grief 101: end the urge to fix them & be present in their process.
If you know someone going through something, may I offer a word (or a couple hundred) of advice?
Don’t try to fix it.
Don’t try to fix them or their marriage or their health.
Don’t try to fix their child.
That’s not your role.
Let them be broken, however they want to spill out in front of you.
Don’t avoid the pain. It will feel uncomfortable at times, but life is not a series of comfortable events. Try your hardest to be present, to not just say “I’m sorry,” but let the tense or fragile feelings linger. The air will crackle with awkwardness, it will, but hold eye contact and be a safe place for them. It’s hard to do. But it’s better than sweeping their brokenness up into a pan and throwing it in the garbage so you don’t have to look at it’s shards.
Yeah, they may cut you too, with their inconvenience and heaviness, but it’s never as deep as their pain. So, if you’re up for it, come alongside them.
Mere mortals will never be a salve to heal wounds, but they can be physically present in the process.
Wading through life involves loads of pain. It just does. I think the sticky residue of pain and process is always clinging to the corners of our hands, like spilled juice. We clean up the mess on the floor, but it clings to our creases.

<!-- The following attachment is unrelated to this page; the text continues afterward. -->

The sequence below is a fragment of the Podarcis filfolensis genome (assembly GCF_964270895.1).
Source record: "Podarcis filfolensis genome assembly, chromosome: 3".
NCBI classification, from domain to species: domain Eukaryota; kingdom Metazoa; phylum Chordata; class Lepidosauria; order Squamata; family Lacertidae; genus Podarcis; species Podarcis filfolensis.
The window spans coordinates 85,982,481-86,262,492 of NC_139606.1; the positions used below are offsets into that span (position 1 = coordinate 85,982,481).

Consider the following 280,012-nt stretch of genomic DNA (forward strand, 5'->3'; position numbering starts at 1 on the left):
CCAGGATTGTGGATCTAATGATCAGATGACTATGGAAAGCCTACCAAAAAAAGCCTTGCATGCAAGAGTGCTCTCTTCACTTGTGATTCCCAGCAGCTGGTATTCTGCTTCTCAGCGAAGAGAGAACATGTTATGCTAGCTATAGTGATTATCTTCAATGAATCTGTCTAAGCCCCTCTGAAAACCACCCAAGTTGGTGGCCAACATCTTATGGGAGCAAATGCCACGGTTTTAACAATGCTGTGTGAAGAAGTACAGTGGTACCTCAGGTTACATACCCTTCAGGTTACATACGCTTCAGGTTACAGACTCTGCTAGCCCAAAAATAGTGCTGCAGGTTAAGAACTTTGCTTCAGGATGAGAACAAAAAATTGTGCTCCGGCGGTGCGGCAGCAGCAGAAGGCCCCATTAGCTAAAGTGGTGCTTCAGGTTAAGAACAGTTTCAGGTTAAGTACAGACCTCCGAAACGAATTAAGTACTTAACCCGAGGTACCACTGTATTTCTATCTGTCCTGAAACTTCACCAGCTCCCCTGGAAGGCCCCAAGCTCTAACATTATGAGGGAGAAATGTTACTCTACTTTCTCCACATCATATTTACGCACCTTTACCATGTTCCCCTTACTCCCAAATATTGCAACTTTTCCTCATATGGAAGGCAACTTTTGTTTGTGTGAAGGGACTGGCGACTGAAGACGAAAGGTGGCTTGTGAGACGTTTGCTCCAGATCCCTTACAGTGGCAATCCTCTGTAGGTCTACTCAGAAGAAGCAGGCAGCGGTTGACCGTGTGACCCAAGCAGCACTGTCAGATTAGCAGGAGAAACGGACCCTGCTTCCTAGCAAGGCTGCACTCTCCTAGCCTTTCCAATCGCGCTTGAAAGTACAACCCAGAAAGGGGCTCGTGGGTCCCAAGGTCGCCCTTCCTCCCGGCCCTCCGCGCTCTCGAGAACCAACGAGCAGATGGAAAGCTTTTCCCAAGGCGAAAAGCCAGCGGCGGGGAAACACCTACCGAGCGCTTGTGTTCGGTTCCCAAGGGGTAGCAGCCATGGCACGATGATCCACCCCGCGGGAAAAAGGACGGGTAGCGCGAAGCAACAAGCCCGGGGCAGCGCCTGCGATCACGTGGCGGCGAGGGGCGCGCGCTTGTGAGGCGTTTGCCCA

Trust your instinct. If you think of them, run that meal over right now. Don’t put it off. Send that card, that gift, drop off that item on their doorstep (as long as it’s not self help books) and send that text. More often than not, they are never getting enough support. Or if they are, they can always use more as time passes. Everyone jumps in to help at the point of crisis, but the hands pull back with the rhythms of life, as expected, and as the months go on. The pain doesn’t though. It takes time.
And if you’re don’t have space for them as time moves forward, that is okay. We all have our own lives. Perhaps the biggest upset at our breaking points, is when we realize we have to carry our own burdens. Although community may come along and nourish us, clean our house, sit with us, they are not there in the middle of the night, when the sorrow lays like a quilt, heavy and dense with complexities.
But, you can still be there for a little while, with your time and patience and your offers to come over and watch a movie. Don’t feel guilty if you haven’t offered anything to them ever. Start now. Yes, four months, three years later. Be the willing one that comes intentionally, the one who doesn’t have all the answers, who understands they are not the remedy but are capable of a lot of love and care, nevertheless.
No answers needed. No remedy.
Just be there.